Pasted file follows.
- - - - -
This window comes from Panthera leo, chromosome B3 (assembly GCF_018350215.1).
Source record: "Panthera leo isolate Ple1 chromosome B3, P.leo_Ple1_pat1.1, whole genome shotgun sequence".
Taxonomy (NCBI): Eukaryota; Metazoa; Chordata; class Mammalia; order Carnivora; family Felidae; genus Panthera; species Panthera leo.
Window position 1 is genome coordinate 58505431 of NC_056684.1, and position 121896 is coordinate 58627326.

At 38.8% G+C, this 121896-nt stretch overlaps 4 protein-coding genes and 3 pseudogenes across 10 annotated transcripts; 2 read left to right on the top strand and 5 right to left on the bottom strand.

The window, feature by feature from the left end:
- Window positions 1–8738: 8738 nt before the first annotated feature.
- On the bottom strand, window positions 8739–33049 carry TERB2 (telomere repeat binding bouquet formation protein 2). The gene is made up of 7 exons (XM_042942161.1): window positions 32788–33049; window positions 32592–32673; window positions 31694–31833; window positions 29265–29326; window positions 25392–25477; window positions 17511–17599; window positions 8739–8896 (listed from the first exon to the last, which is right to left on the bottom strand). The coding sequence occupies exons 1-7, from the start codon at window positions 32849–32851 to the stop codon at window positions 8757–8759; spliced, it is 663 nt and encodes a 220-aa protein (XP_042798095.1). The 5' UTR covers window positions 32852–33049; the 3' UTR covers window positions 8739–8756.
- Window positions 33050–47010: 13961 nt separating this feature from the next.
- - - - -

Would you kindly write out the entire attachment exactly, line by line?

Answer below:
This window comes from Panthera leo, chromosome B3 (assembly GCF_018350215.1).
Source record: "Panthera leo isolate Ple1 chromosome B3, P.leo_Ple1_pat1.1, whole genome shotgun sequence".
Taxonomy (NCBI): Eukaryota; Metazoa; Chordata; class Mammalia; order Carnivora; family Felidae; genus Panthera; species Panthera leo.
Window position 1 is genome coordinate 58505431 of NC_056684.1, and position 121896 is coordinate 58627326.

At 38.8% G+C, this 121896-nt stretch overlaps 4 protein-coding genes and 3 pseudogenes across 10 annotated transcripts; 2 read left to right on the top strand and 5 right to left on the bottom strand.

The window, feature by feature from the left end:
- Window positions 1–8738: 8738 nt before the first annotated feature.
- On the bottom strand, window positions 8739–33049 carry TERB2 (telomere repeat binding bouquet formation protein 2). The gene is made up of 7 exons (XM_042942161.1): window positions 32788–33049; window positions 32592–32673; window positions 31694–31833; window positions 29265–29326; window positions 25392–25477; window positions 17511–17599; window positions 8739–8896 (listed from the first exon to the last, which is right to left on the bottom strand). The coding sequence occupies exons 1-7, from the start codon at window positions 32849–32851 to the stop codon at window positions 8757–8759; spliced, it is 663 nt and encodes a 220-aa protein (XP_042798095.1). The 5' UTR covers window positions 32852–33049; the 3' UTR covers window positions 8739–8756.
- Window positions 33050–47010: 13961 nt separating this feature from the next.